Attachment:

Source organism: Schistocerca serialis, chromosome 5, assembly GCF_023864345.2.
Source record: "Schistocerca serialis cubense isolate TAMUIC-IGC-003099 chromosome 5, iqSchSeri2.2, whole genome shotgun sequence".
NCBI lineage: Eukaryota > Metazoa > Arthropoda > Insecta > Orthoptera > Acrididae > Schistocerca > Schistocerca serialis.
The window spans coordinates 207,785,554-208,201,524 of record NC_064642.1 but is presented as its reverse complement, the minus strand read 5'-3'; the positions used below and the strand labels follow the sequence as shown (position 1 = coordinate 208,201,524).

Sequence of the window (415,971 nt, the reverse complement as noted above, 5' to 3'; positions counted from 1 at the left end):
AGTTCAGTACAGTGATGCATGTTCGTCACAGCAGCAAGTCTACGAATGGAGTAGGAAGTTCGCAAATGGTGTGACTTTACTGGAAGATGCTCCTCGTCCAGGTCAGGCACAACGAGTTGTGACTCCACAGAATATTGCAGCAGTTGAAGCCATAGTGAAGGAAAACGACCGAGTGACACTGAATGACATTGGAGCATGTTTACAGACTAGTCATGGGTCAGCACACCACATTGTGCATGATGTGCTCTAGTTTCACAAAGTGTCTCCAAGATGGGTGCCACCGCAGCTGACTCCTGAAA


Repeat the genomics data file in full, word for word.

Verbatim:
Source organism: Schistocerca serialis, chromosome 5, assembly GCF_023864345.2.
Source record: "Schistocerca serialis cubense isolate TAMUIC-IGC-003099 chromosome 5, iqSchSeri2.2, whole genome shotgun sequence".
NCBI lineage: Eukaryota > Metazoa > Arthropoda > Insecta > Orthoptera > Acrididae > Schistocerca > Schistocerca serialis.
The window spans coordinates 207,785,554-208,201,524 of record NC_064642.1 but is presented as its reverse complement, the minus strand read 5'-3'; the positions used below and the strand labels follow the sequence as shown (position 1 = coordinate 208,201,524).

Sequence of the window (415,971 nt, the reverse complement as noted above, 5' to 3'; positions counted from 1 at the left end):
AGTTCAGTACAGTGATGCATGTTCGTCACAGCAGCAAGTCTACGAATGGAGTAGGAAGTTCGCAAATGGTGTGACTTTACTGGAAGATGCTCCTCGTCCAGGTCAGGCACAACGAGTTGTGACTCCACAGAATATTGCAGCAGTTGAAGCCATAGTGAAGGAAAACGACCGAGTGACACTGAATGACATTGGAGCATGTTTACAGACTAGTCATGGGTCAGCACACCACATTGTGCATGATGTGCTCTAGTTTCACAAAGTGTCTCCAAGATGGGTGCCACCGCAGCTGACTCCTGAAA